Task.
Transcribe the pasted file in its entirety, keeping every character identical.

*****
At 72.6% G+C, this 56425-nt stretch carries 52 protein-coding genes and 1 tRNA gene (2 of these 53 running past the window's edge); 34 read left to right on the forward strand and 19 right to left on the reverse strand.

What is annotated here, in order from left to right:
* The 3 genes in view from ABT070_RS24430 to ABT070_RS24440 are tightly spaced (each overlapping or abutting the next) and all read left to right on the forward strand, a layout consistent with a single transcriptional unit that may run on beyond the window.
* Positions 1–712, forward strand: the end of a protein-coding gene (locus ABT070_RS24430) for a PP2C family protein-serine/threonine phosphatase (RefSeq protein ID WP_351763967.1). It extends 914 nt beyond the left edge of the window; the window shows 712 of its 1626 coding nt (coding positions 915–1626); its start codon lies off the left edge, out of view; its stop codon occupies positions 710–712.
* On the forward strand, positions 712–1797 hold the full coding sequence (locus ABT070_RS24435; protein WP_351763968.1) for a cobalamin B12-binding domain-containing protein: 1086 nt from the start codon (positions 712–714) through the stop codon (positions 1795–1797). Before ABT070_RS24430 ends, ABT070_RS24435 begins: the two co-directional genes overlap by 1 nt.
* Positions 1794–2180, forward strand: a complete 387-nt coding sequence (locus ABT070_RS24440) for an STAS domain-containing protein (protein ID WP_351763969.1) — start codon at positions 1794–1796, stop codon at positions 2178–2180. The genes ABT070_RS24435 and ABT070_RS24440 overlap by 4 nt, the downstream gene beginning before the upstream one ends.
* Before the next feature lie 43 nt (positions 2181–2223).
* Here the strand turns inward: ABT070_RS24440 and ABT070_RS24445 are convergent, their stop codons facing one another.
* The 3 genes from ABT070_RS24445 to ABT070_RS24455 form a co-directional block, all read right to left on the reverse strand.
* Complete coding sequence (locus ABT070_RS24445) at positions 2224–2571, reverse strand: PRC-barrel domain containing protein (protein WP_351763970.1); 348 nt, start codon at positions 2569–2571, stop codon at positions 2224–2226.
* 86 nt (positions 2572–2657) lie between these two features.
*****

At 72.6% G+C, this 56425-nt stretch carries 52 protein-coding genes and 1 tRNA gene (2 of these 53 running past the window's edge); 34 read left to right on the forward strand and 19 right to left on the reverse strand.

What is annotated here, in order from left to right:
* The 3 genes in view from ABT070_RS24430 to ABT070_RS24440 are tightly spaced (each overlapping or abutting the next) and all read left to right on the forward strand, a layout consistent with a single transcriptional unit that may run on beyond the window.
* Positions 1–712, forward strand: the end of a protein-coding gene (locus ABT070_RS24430) for a PP2C family protein-serine/threonine phosphatase (RefSeq protein ID WP_351763967.1). It extends 914 nt beyond the left edge of the window; the window shows 712 of its 1626 coding nt (coding positions 915–1626); its start codon lies off the left edge, out of view; its stop codon occupies positions 710–712.
* On the forward strand, positions 712–1797 hold the full coding sequence (locus ABT070_RS24435; protein WP_351763968.1) for a cobalamin B12-binding domain-containing protein: 1086 nt from the start codon (positions 712–714) through the stop codon (positions 1795–1797). Before ABT070_RS24430 ends, ABT070_RS24435 begins: the two co-directional genes overlap by 1 nt.
* Positions 1794–2180, forward strand: a complete 387-nt coding sequence (locus ABT070_RS24440) for an STAS domain-containing protein (protein ID WP_351763969.1) — start codon at positions 1794–1796, stop codon at positions 2178–2180. The genes ABT070_RS24435 and ABT070_RS24440 overlap by 4 nt, the downstream gene beginning before the upstream one ends.
* Before the next feature lie 43 nt (positions 2181–2223).
* Here the strand turns inward: ABT070_RS24440 and ABT070_RS24445 are convergent, their stop codons facing one another.
* The 3 genes from ABT070_RS24445 to ABT070_RS24455 form a co-directional block, all read right to left on the reverse strand.
* Complete coding sequence (locus ABT070_RS24445) at positions 2224–2571, reverse strand: PRC-barrel domain containing protein (protein WP_351763970.1); 348 nt, start codon at positions 2569–2571, stop codon at positions 2224–2226.
* 86 nt (positions 2572–2657) lie between these two features.